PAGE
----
Herman Melville

(1 August 1819 – 28 September 1891 / New York City, New York)

A Utilitarian View Of The Monitor's Fight - Poem by Herman Melville

Plain be the phrase, yet apt the verse,
More ponderous than nimble;
For since grimed War here laid aside
His painted pomp, 'twould ill befit
Overmuch to ply
The rhyme's barbaric symbol.

Hail to victory without the gaud
Of glory; zeal that needs no fans
Of banners; plain mechanic power
Plied cogently in War now placed -
Where War belongs -
Among the trades and artisans.

Yet this was battle, and intense -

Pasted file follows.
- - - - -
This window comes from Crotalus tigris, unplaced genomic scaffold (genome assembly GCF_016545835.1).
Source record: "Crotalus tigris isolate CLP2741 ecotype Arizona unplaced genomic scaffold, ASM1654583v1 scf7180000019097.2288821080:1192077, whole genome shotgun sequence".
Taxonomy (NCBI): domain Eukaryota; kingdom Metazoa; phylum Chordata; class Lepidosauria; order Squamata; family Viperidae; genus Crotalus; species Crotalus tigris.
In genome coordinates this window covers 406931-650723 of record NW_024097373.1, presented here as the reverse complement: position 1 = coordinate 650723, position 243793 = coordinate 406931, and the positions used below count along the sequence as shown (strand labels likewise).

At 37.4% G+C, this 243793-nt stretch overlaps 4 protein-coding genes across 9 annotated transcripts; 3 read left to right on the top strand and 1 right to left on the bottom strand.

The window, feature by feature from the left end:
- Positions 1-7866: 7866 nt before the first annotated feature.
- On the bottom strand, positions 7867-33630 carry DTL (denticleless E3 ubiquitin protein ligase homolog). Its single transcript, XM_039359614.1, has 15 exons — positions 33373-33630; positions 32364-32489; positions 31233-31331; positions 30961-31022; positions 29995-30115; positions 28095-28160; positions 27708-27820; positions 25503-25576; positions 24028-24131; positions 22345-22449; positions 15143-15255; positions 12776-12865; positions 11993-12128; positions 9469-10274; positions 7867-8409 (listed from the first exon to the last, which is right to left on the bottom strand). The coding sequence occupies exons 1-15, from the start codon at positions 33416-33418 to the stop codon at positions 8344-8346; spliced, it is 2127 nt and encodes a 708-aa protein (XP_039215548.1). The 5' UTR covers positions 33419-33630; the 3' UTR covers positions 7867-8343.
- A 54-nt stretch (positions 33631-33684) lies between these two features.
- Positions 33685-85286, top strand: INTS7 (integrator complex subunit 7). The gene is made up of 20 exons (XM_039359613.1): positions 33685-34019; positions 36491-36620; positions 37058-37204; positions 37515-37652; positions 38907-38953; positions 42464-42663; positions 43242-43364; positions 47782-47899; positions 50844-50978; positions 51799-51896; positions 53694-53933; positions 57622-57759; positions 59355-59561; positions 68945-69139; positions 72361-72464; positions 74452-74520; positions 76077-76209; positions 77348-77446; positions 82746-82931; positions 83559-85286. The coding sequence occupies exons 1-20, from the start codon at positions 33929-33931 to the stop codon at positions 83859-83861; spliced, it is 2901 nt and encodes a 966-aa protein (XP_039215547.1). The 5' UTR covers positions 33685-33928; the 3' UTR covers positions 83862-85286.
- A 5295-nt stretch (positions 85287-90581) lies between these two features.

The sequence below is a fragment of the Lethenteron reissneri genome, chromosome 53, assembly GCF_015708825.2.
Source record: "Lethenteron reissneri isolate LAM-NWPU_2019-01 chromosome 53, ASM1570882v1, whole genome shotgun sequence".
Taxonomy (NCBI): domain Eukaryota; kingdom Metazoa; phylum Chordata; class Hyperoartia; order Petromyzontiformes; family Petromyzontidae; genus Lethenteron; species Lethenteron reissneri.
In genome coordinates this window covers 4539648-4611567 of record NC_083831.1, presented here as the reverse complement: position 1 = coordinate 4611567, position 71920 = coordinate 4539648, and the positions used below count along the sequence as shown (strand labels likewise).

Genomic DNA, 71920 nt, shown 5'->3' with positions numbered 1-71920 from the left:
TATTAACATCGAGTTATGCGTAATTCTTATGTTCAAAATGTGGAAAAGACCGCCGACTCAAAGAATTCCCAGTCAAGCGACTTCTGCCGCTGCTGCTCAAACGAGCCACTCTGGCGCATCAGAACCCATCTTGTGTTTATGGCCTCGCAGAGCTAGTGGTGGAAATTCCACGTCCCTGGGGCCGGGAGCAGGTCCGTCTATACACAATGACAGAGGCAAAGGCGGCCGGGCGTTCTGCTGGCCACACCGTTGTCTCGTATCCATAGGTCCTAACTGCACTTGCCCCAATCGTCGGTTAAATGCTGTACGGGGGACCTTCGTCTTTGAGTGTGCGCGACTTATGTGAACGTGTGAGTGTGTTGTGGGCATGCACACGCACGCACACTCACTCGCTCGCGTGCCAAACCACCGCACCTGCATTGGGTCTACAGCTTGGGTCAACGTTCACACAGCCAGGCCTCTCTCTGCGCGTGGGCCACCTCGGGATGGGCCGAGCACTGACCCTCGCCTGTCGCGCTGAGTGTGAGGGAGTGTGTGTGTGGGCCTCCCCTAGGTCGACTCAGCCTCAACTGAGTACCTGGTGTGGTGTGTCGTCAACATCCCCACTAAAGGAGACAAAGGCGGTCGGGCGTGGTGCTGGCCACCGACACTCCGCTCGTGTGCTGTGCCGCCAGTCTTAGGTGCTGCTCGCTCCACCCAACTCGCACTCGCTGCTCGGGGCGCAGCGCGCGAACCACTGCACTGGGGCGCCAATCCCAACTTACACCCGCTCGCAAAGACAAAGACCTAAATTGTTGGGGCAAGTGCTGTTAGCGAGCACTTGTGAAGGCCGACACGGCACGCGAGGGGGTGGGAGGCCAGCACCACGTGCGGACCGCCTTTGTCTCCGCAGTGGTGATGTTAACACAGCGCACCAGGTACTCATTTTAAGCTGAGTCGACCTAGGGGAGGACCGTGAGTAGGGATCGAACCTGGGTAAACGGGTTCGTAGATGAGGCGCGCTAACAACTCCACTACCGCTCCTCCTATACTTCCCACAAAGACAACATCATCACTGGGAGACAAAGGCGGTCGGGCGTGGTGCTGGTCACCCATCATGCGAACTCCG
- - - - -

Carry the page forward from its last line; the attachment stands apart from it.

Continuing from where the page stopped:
Beyond the strife of fleets heroic;
Deadlier, closer, calm 'mid storm;
No passion; all went on by crank.
Pivot, and screw,
And calculations of caloric.

Needless to dwell; the story's known.
The ringing of those plates on plates
Still ringeth round the world -
The clangor of the blacksmiths' fray.
The anvil-din
Resounds this message from the Fates:

War shall yet be, and to the end;
But war-paint shows the streaks of weather;
War yet shall be, but the warriors
Are now but operatives; War's made
Less grand than Peace,
And a singe runs through lace and feather.

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Poem Submitted: Saturday, April 17, 2010

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